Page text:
Andrea Iannone occupies 16th in the championship and his season doesn’t look like it will get any better. The flamboyant Italian has a best result of 8th in the premier class at Silverstone but had never had a podium at the track prior to that. Suzuki won at the circuit last year, but given the struggles of the manufacturer this year, how much of last years success was down to the bike and how much was down to the rider?
Karel Abraham will remain in the paddock for another season with the Aspar Ducati team. Karel comes to the British GP with happy memories, including a row two qualifying performance back in 2011. The same year, he finished 7th in the race – his best result at Silverstone. Abraham has been doing a solid job in 2017, having not retired since Le Mans.
Tito Rabat has had a better season in 2017 but it hasn’t been good enough for Marc VDS to retain his services for another year. Yet to have a top 10 this season, Rabat has failed to score points in the last three races. It may well be an uphill struggle from here on in and who knows where he will be riding next year? The good news is that every British GP since 2010 has seen Tito score points, so the odds are evening themselves out.
Pol Espargaro had his Austrian Grand Prix cut short, to give him his fourth retirement of the year. Having said that, the last finish he had was 9th and KTM’s first ever top 10. Espargaro’s recent GP history shows DNFs for the last two seasons and a 6th in 2014. His last British GP podium was in 2012, where he won ahead of Scott Redding and Marc Marquez. Will Silverstone turn orange on Sunday?
He was 10th in last years standings but currently, Hector Barbera ranks 20th in the championship. A dire season – mainly due to Avintia Ducati’s continuous front end problems – has resulted in a disastrous run of form for the Spaniard. If he fails to score points on Sunday, it will be the first time since the Avintia Kawasaki CRT days of 2014 where he’s endured five non-point-scoring rides (Indianapolis-Aragon). His best result at Silverstone since joining the premier class in 2010 is a 10th, in 2012. He was 14th last year and 13th in 2015.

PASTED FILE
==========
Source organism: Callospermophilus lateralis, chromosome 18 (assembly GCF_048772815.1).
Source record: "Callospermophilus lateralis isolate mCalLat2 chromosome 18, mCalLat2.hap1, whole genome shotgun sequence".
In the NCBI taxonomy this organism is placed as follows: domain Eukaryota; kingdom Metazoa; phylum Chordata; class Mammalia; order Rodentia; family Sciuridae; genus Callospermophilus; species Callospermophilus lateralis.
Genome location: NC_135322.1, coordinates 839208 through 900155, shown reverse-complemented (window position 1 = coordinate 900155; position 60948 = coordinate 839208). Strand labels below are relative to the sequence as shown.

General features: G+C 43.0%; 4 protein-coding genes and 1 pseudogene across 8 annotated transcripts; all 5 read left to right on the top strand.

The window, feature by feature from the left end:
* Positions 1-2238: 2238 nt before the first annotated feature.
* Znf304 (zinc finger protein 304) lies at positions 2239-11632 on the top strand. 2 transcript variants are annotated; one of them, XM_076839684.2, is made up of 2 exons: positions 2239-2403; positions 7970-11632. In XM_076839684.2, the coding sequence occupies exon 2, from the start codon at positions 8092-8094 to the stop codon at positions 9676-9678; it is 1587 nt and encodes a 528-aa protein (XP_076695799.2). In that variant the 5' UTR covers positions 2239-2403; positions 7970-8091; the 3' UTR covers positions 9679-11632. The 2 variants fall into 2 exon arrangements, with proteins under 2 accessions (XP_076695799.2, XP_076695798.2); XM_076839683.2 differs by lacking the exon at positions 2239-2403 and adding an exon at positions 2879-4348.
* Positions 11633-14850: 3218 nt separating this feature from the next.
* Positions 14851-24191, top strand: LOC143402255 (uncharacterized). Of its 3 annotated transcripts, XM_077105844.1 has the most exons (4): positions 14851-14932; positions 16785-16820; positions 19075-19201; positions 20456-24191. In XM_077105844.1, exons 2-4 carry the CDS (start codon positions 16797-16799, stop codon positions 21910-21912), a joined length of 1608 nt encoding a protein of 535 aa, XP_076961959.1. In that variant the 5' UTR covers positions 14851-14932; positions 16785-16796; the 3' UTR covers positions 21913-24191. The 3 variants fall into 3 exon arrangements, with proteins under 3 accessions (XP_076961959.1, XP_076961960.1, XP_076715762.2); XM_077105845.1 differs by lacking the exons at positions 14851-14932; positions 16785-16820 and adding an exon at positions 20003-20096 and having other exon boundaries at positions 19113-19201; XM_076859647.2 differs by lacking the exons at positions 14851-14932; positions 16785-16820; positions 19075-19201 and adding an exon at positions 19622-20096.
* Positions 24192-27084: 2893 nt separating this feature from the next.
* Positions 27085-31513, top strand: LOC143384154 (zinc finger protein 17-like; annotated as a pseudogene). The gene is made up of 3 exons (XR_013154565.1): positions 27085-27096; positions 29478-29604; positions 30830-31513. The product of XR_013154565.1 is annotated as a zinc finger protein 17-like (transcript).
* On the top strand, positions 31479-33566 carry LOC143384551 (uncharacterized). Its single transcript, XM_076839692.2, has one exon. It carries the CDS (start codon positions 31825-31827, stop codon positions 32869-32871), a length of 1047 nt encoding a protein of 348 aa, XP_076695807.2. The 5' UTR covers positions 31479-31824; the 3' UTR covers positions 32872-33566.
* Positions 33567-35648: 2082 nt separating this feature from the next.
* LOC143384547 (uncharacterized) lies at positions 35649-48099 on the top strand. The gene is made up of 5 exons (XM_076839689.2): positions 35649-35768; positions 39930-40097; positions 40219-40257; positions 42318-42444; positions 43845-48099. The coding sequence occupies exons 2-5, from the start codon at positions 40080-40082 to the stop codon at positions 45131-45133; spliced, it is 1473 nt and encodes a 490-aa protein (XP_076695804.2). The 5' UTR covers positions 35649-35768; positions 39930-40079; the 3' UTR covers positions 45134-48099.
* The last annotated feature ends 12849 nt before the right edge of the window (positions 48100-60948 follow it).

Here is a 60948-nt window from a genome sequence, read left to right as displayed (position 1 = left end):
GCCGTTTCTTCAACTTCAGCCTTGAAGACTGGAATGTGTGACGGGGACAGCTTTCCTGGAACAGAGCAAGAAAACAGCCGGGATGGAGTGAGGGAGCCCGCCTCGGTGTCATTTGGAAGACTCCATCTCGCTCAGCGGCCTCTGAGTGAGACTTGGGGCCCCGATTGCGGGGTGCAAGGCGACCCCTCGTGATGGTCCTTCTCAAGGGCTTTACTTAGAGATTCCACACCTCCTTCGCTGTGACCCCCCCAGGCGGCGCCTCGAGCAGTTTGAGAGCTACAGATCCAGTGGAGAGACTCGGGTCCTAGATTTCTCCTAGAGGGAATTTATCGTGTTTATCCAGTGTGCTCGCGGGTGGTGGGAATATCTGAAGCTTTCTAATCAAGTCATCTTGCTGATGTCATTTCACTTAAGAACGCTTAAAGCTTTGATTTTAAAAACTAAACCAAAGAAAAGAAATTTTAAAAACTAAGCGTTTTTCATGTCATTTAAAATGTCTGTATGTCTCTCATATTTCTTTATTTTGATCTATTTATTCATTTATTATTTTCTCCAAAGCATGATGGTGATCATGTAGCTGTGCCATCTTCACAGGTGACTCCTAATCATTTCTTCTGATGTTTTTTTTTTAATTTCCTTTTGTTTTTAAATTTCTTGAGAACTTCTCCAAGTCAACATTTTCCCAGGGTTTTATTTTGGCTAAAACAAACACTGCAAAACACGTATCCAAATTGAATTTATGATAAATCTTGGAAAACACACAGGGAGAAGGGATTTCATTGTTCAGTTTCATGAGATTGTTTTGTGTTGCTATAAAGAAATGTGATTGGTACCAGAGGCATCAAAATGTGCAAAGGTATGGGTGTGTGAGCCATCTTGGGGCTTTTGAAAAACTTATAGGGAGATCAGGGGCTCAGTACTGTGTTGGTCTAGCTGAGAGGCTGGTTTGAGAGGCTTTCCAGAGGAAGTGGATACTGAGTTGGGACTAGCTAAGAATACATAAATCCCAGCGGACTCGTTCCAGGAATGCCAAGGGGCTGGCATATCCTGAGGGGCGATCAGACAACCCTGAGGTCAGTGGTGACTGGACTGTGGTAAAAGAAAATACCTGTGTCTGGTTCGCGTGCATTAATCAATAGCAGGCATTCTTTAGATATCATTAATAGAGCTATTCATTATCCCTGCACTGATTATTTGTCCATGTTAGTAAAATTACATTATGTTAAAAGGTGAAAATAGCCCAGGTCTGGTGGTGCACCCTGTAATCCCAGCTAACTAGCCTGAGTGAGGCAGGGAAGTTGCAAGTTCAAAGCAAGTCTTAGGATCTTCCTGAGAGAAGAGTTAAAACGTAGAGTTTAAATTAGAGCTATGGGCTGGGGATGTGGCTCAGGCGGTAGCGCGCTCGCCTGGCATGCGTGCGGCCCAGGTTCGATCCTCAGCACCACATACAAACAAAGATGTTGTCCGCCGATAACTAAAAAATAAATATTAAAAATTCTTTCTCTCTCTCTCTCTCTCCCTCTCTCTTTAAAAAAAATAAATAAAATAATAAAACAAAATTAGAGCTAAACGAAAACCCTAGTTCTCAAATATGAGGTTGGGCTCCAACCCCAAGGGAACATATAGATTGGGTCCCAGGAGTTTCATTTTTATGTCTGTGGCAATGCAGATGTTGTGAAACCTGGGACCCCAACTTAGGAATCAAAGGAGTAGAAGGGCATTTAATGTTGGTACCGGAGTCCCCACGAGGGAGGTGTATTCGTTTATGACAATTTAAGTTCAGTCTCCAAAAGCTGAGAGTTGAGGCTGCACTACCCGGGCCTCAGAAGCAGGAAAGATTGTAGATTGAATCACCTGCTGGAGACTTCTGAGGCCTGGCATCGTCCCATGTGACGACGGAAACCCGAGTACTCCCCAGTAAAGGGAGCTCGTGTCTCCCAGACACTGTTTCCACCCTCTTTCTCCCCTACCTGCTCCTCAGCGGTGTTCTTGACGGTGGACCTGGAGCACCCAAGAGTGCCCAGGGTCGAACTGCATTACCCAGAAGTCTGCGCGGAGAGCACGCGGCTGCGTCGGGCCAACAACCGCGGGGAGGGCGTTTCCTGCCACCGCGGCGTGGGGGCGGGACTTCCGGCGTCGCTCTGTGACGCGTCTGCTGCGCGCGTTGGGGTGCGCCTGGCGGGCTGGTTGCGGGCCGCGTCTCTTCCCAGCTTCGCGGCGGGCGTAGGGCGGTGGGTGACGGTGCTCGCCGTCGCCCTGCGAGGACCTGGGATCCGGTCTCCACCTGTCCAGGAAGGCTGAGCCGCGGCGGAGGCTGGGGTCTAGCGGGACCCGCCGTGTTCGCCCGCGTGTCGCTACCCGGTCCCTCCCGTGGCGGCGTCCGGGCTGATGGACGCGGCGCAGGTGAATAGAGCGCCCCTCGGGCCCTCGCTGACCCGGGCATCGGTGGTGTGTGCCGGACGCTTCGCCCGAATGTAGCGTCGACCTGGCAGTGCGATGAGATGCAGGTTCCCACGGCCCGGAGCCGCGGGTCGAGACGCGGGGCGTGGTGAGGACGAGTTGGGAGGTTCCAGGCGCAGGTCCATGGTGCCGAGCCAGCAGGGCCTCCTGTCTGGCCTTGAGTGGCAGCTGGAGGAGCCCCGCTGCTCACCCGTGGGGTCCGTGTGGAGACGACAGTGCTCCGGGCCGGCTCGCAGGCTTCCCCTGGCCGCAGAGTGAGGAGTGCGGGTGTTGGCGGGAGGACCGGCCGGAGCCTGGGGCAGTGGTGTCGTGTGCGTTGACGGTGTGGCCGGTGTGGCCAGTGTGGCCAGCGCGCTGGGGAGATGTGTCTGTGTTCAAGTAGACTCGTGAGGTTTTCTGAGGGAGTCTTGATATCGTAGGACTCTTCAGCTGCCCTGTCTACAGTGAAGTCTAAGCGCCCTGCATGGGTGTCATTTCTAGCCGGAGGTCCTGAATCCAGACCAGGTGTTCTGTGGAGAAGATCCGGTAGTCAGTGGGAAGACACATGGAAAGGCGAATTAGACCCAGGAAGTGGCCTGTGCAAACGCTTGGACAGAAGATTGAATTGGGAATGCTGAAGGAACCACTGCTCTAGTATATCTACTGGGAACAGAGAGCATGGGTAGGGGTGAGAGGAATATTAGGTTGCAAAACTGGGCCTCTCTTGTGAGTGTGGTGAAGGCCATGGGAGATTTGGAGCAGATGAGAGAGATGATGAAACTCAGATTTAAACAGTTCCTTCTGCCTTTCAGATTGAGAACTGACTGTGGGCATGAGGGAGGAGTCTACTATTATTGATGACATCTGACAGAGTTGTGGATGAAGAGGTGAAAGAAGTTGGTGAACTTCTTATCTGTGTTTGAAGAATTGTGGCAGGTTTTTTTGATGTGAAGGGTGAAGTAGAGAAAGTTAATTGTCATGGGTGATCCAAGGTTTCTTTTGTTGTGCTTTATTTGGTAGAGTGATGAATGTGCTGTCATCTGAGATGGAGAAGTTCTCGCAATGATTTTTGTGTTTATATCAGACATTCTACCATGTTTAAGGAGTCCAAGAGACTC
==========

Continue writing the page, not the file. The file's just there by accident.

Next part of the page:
Alex Rins is 21st in the championship – albeit missing five races and only scoring points in two others. The Spanish rookie finished 16th in Austria, despite looking a lot more at home on his Suzuki. Last year’s British GP was one of his worst finishes in the year, with 7th. A 2nd in 2015 and a win in 2014 do suggest that not all is lost. Riding a Suzuki that has won at Silverstone may give Alex the confidence he needs to score more points on race day.
Bradley Smith is 22nd and heads to his home race in need of points. Rumours suggest that Bradley may be out of a ride for next season, with KTM reporting to bring in Mika Kallio. Smith hasn’t scored points in the 2nd half of the season and was only 18th in KTM’s home race last time. The 26-year-old missed last year’s British GP but was 7th in 2015. His last podium at the circuit came in 2011 on a Tech 3 Moto2 bike.
Sam Lowes brings up the rear of the MotoGP table (as far as full-time entrants go) and goes into his home round with an uncertain future. Lowes goes well at Silverstone, finishing in the top 7 on two occasions in Moto2, although he was taken out of the race last year by Johann Zarco. Lowes finished 2nd in a World Supersport race in 2013, having been knocked off whilst leading by Kenan Sofuoglu on the last lap. Lets hope that Sam can add to his points tally on Sunday to prove to team bosses that he has what it takes to remain in MotoGP.
Now that you are equipped with all the facts and stats for Sunday, you can head off and digest the atmosphere of race day. Will Valentino Rossi shine once more or will Marc Marquez reign again? Could Andrea Dovizioso continue his fighting spirit and tackle the Silverstone circuit or will Maverick Vinales be Top Gun for a 2nd season at the British Grand Prix. All that really matters though is that it is the British Grand Prix and it’s being hosted in a country famed for good food. Double egg and chips anyone?